August 2, 2021

DCTRS

Damascus Center for Theoretical and Civil Rights Studies

How Netflix’s ‘Penguin Bloom’ made a magpie a movie star

Despite an all-star cast that includes Naomi Watts, Andrew Lincoln and Jacki Weaver, it’s a magpie that steals every scene in the Netflix family drama “Penguin Bloom.”

Directed by Glendyn Ivin, the film tells the real-life story of Sam Bloom (played by Watts), an athletic young mother who becomes paralyzed from the chest down in a freak accident. After taking in an injured baby magpie they name Penguin, Sam and her family learn to grapple with her disability and find some semblance of a new normal.

According to animal trainer Paul Mander, about 80% of the film in shot with real birds. “And every single scene with the bird was difficult,” said Ivin.

“It’s the old adage, children and animals,” the director said. “Working with Paul, he has such an interesting approach. Nothing was ever a problem, nothing was ever too tricky. He had such a calm, birdlike approach to the way that he worked with the birds and it kind of rubbed off on us all.”

Eight birds were brought in to play Penguin, who matures from a chick to a full-grown adult over the course of the film. Here’s how Ivin and Mander managed to get a star performance out of a wild magpie.

Griffin Murray-Johnston, left, and bird trainer Paul Mander bond with a wild magpie behind the scenes of the Netflix family drama “Penguin Bloom.”

(Cameron Bloom/Netflix)

1. Work with what you’ve got

Australian magpies are wild birds, which means you can’t breed or keep them in captivity. It also means that no one’s ever really trained them before. “You really have to embrace what the bird’s going to do on the day [of shooting] and I really liked that,” said Ivin. “I liked having to adapt to what our main character was doing just as I would any actor. They’ve got their own energy and their own experiences.”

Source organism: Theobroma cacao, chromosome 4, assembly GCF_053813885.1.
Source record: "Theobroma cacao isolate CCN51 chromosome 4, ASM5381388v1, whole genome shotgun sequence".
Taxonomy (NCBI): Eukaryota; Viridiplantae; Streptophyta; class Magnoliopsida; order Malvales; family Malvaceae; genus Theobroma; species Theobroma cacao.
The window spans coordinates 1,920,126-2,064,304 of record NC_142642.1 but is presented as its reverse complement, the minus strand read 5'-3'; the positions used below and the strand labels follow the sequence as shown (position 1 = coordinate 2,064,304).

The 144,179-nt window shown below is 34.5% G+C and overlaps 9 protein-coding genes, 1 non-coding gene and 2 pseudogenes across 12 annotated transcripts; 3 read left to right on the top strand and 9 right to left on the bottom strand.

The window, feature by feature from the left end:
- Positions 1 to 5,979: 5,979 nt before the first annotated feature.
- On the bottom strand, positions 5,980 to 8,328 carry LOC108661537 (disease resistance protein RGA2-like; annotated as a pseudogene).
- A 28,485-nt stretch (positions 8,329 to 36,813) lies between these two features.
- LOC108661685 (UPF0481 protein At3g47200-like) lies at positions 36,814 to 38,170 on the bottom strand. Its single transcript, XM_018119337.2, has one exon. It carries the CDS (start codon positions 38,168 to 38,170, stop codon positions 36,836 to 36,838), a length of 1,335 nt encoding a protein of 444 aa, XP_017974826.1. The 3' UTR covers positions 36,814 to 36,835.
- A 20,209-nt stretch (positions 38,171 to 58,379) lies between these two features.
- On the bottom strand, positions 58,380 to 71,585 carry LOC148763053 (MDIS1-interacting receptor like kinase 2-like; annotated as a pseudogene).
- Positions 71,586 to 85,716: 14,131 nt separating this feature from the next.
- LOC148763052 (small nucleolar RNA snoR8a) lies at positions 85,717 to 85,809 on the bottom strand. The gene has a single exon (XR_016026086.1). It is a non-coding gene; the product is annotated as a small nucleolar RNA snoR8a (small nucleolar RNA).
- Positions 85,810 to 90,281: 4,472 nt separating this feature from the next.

“And we didn’t really have a lot of choice with the birds for this movie,” said Mander. “We needed eight magpies and at the time of year we were filming it was very difficult to gather that many birds together. So it was really having to work with the birds that we had.”

2. Anticipate diva-like behavior

“There was one bird called Wendell that I called ‘One Take Wendell’,” said Ivin. “He would just get on and do exactly what you wanted and then you’d go, ‘I don’t think we can get any better, let’s just move on.’”

“To get a good performance out of the bird, we have to bond with them first and build a relationship so that it trusts us,” said Mander. “And we start relating that relationship very strongly to food so we can reward the birds for desired behaviors.”

Although Wendell was a consummate professional when the cameras were rolling, when they weren’t, “he was a little bit fussy,” said Ivin. Even though people were barred from bringing food and water on set, one scene required a prop that included bread and toast on a plate.

“Wendell got ahold of one of the pieces of toast and ran off,” said Ivin. “And when the standby props person grabbed the toast, Wendell went crazy. Paul [explained] that Wendell thought he was getting a reward and when someone who wasn’t Paul took that away from him, he was having this hissy fit like a diva. And I said, ‘Well, how long is it going to be until Wendell is ready to perform again?’ And Paul said, ‘I don’t know, it could be a few days. Birds hold on to these things for a long time.’ And I remember Wendell wasn’t 100% with anyone for a few days. They’re so particular and interesting, those birds.”